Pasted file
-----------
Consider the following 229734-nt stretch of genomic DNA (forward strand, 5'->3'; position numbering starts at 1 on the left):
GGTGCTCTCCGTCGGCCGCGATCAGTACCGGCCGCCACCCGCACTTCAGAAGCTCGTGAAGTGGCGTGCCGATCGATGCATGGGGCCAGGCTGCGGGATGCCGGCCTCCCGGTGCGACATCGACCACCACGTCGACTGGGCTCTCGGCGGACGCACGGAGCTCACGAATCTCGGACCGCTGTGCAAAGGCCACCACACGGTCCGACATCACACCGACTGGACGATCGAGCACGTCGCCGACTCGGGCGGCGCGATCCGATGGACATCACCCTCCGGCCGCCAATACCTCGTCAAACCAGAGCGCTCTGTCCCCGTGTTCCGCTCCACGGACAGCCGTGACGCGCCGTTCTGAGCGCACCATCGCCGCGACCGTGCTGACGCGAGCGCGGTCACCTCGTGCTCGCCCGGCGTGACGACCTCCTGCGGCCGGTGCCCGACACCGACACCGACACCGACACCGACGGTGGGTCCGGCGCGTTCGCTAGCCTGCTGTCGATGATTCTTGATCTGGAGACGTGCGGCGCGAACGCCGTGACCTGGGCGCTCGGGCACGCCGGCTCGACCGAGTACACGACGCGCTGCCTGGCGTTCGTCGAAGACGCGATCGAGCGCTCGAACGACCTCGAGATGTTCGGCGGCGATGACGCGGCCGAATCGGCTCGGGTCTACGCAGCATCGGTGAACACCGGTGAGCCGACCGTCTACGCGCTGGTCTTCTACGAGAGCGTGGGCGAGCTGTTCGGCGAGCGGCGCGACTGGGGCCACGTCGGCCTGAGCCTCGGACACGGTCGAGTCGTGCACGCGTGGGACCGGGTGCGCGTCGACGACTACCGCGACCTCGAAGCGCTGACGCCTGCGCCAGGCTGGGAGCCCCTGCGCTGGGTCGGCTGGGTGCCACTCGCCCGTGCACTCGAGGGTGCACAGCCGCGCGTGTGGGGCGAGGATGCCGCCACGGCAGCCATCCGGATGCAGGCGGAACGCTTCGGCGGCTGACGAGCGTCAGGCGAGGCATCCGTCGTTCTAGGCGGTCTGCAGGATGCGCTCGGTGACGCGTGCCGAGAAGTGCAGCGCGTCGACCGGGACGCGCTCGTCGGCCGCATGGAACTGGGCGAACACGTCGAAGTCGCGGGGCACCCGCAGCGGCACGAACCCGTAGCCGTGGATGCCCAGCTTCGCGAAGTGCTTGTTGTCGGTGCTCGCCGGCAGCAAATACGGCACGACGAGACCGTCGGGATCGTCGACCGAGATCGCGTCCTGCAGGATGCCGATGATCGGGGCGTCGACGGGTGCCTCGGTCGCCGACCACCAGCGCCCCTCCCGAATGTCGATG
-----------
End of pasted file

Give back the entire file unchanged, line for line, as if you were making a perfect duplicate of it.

Consider the following 229734-nt stretch of genomic DNA (forward strand, 5'->3'; position numbering starts at 1 on the left):
GGTGCTCTCCGTCGGCCGCGATCAGTACCGGCCGCCACCCGCACTTCAGAAGCTCGTGAAGTGGCGTGCCGATCGATGCATGGGGCCAGGCTGCGGGATGCCGGCCTCCCGGTGCGACATCGACCACCACGTCGACTGGGCTCTCGGCGGACGCACGGAGCTCACGAATCTCGGACCGCTGTGCAAAGGCCACCACACGGTCCGACATCACACCGACTGGACGATCGAGCACGTCGCCGACTCGGGCGGCGCGATCCGATGGACATCACCCTCCGGCCGCCAATACCTCGTCAAACCAGAGCGCTCTGTCCCCGTGTTCCGCTCCACGGACAGCCGTGACGCGCCGTTCTGAGCGCACCATCGCCGCGACCGTGCTGACGCGAGCGCGGTCACCTCGTGCTCGCCCGGCGTGACGACCTCCTGCGGCCGGTGCCCGACACCGACACCGACACCGACACCGACGGTGGGTCCGGCGCGTTCGCTAGCCTGCTGTCGATGATTCTTGATCTGGAGACGTGCGGCGCGAACGCCGTGACCTGGGCGCTCGGGCACGCCGGCTCGACCGAGTACACGACGCGCTGCCTGGCGTTCGTCGAAGACGCGATCGAGCGCTCGAACGACCTCGAGATGTTCGGCGGCGATGACGCGGCCGAATCGGCTCGGGTCTACGCAGCATCGGTGAACACCGGTGAGCCGACCGTCTACGCGCTGGTCTTCTACGAGAGCGTGGGCGAGCTGTTCGGCGAGCGGCGCGACTGGGGCCACGTCGGCCTGAGCCTCGGACACGGTCGAGTCGTGCACGCGTGGGACCGGGTGCGCGTCGACGACTACCGCGACCTCGAAGCGCTGACGCCTGCGCCAGGCTGGGAGCCCCTGCGCTGGGTCGGCTGGGTGCCACTCGCCCGTGCACTCGAGGGTGCACAGCCGCGCGTGTGGGGCGAGGATGCCGCCACGGCAGCCATCCGGATGCAGGCGGAACGCTTCGGCGGCTGACGAGCGTCAGGCGAGGCATCCGTCGTTCTAGGCGGTCTGCAGGATGCGCTCGGTGACGCGTGCCGAGAAGTGCAGCGCGTCGACCGGGACGCGCTCGTCGGCCGCATGGAACTGGGCGAACACGTCGAAGTCGCGGGGCACCCGCAGCGGCACGAACCCGTAGCCGTGGATGCCCAGCTTCGCGAAGTGCTTGTTGTCGGTGCTCGCCGGCAGCAAATACGGCACGACGAGACCGTCGGGATCGTCGACCGAGATCGCGTCCTGCAGGATGCCGATGATCGGGGCGTCGACGGGTGCCTCGGTCGCCGACCACCAGCGCCCCTCCCGAATGTCGATG